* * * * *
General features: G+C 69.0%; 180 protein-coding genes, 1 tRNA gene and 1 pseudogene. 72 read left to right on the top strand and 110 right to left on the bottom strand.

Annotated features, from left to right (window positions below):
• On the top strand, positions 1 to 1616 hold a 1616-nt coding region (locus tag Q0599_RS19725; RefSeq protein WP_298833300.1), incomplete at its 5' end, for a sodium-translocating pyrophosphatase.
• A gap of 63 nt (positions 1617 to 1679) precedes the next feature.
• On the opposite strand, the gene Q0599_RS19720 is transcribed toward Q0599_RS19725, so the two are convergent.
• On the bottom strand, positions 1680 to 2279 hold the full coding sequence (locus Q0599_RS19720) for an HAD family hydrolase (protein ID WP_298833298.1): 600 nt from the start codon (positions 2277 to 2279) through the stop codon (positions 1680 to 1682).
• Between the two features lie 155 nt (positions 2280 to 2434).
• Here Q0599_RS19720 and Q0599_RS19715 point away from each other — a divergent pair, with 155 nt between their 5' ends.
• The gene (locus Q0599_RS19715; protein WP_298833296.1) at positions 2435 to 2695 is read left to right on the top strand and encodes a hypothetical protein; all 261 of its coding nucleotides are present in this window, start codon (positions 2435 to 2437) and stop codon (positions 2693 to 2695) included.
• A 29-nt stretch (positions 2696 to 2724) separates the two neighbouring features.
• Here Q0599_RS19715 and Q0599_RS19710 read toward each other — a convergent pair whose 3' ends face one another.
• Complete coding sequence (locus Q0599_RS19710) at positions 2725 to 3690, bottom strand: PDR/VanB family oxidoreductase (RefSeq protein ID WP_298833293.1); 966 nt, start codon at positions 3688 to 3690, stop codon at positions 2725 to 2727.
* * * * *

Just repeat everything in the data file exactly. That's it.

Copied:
General features: G+C 69.0%; 180 protein-coding genes, 1 tRNA gene and 1 pseudogene. 72 read left to right on the top strand and 110 right to left on the bottom strand.

Annotated features, from left to right (window positions below):
• On the top strand, positions 1 to 1616 hold a 1616-nt coding region (locus tag Q0599_RS19725; RefSeq protein WP_298833300.1), incomplete at its 5' end, for a sodium-translocating pyrophosphatase.
• A gap of 63 nt (positions 1617 to 1679) precedes the next feature.
• On the opposite strand, the gene Q0599_RS19720 is transcribed toward Q0599_RS19725, so the two are convergent.
• On the bottom strand, positions 1680 to 2279 hold the full coding sequence (locus Q0599_RS19720) for an HAD family hydrolase (protein ID WP_298833298.1): 600 nt from the start codon (positions 2277 to 2279) through the stop codon (positions 1680 to 1682).
• Between the two features lie 155 nt (positions 2280 to 2434).
• Here Q0599_RS19720 and Q0599_RS19715 point away from each other — a divergent pair, with 155 nt between their 5' ends.
• The gene (locus Q0599_RS19715; protein WP_298833296.1) at positions 2435 to 2695 is read left to right on the top strand and encodes a hypothetical protein; all 261 of its coding nucleotides are present in this window, start codon (positions 2435 to 2437) and stop codon (positions 2693 to 2695) included.
• A 29-nt stretch (positions 2696 to 2724) separates the two neighbouring features.
• Here Q0599_RS19715 and Q0599_RS19710 read toward each other — a convergent pair whose 3' ends face one another.
• Complete coding sequence (locus Q0599_RS19710) at positions 2725 to 3690, bottom strand: PDR/VanB family oxidoreductase (RefSeq protein ID WP_298833293.1); 966 nt, start codon at positions 3688 to 3690, stop codon at positions 2725 to 2727.